Cuy Sheffield, Cryptocurrency VP at Visa, says that some startups already run their companies using stablecoins, eschewing bank accounts. He believes over time non crypto businesses will use stablecoins for corporate treasury as well. Sheffield was talking during Korea’s Upbit Developer Conference.
Stablecoins instead of bank accounts
Certain venture capital firms that invest in cryptocurrency companies transfer that funding using stablecoins. And that’s not an insignificant amount. According to KPMG, crypto and blockchain firms raised $8.7 billion in the first half of 2021, although we don’t know what proportion was funded in the form of stablecoins.
These crypto native startups then use the stablecoins to pay remote employees and vendors.
“So there’s this whole circular economy that’s emerging where stablecoins are becoming this treasury infrastructure for a new generation of crypto developers and startups,” said Sheffield.
“These companies are small, but they’re growing quickly. And we think over time there are going to be more and more products that make it easy for non crypto businesses to incorporate stablecoins, particularly for B2B payments.”
On a similar note, in March last year, Ledger Insights wrote about how most corporate treasurers won’t hold Bitcoin on their balance sheets. But crypto lending has enabled new high interest-bearing deposits on stablecoins, albeit not entirely risk free. Just five months after that article, the UK’s Association of Corporate Treasurers will be running an event about cryptocurrencies and digital assets.
Visa and CBDC
Back to Sheffield’s talk, and he spoke about how Visa is talking to central banks and the future proofing use cases they’re exploring with central bank digital currencies (CBDC).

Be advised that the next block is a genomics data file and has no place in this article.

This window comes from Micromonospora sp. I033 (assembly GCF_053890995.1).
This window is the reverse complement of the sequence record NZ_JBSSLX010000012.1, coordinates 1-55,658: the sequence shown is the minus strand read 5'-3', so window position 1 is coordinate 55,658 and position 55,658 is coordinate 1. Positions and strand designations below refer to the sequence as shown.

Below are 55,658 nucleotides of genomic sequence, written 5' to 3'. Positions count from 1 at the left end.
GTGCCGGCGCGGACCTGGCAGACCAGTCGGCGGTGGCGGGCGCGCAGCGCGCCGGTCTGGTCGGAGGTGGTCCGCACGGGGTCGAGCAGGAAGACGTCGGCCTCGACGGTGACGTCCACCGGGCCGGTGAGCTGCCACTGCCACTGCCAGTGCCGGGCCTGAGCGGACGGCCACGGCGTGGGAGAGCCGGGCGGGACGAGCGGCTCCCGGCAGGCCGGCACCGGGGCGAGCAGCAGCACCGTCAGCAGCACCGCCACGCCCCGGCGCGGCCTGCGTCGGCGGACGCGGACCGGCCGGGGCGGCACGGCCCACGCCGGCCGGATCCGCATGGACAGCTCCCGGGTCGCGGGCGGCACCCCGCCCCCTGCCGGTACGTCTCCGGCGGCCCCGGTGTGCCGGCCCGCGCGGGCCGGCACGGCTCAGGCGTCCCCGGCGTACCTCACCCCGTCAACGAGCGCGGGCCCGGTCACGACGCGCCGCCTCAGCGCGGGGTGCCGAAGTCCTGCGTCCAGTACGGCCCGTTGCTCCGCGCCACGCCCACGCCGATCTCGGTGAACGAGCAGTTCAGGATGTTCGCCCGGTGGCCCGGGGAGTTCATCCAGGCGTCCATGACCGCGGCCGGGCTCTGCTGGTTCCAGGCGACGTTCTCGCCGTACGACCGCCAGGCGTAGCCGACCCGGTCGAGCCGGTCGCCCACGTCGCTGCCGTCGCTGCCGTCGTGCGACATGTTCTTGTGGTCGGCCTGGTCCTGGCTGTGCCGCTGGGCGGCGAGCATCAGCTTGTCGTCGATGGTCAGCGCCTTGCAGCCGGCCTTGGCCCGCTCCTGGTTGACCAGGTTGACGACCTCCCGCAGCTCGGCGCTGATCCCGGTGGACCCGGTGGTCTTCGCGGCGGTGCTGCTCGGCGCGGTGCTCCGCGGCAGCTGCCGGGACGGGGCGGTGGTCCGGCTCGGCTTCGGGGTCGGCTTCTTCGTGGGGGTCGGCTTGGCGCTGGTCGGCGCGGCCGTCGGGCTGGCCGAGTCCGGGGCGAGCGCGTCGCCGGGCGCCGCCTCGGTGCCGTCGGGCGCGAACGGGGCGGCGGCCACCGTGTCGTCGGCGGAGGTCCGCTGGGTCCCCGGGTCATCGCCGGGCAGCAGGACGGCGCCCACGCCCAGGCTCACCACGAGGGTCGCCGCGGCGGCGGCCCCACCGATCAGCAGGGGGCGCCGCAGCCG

“If you’re taking a long term perspective, it’s not just how can a consumer use CBDC to buy their coffee,” said Sheffield. “It’s how can a consumer use CBDC to purchase an NFT in some metaverse experience that we can’t even imagine five years from now.”
“We think that’s going to take the entire public and private sectors working together to come up with these new innovative solutions and bring fiat currencies into the digital age.” It also explains why Korea chose Ground X, which developed the Klaytn public permissioned blockchain to work on its CBDC.
Visa & native crypto support
During the Q&A, Sheffield was asked whether Visa would natively support cryptocurrencies.
It already provides numerous cryptocurrency platforms with Visa cards that enable crypto holders to pay at retail outlets using crypto. However, in these cases, the cryptocurrency exchange deals with the cryptocurrency side of the transactions. Visa deals with fiat currencies only.
However, the Visa payments network already supports the USDC stablecoin for settlement, and it has a close relationship with crypto custody bank Anchorage. Sheffield responded to the question by saying Visa will go where there’s demand, and currently, that demand is for stablecoins.
“But we think over time, the infrastructure we’ve enabled and our integration with Anchorage, we could absolutely support other stablecoins, other cryptocurrencies,” said Sheffield. “So we’re really focused on where are we seeing the most client demand. And then making sure that whatever we’re supporting meets the local regulations and rules.”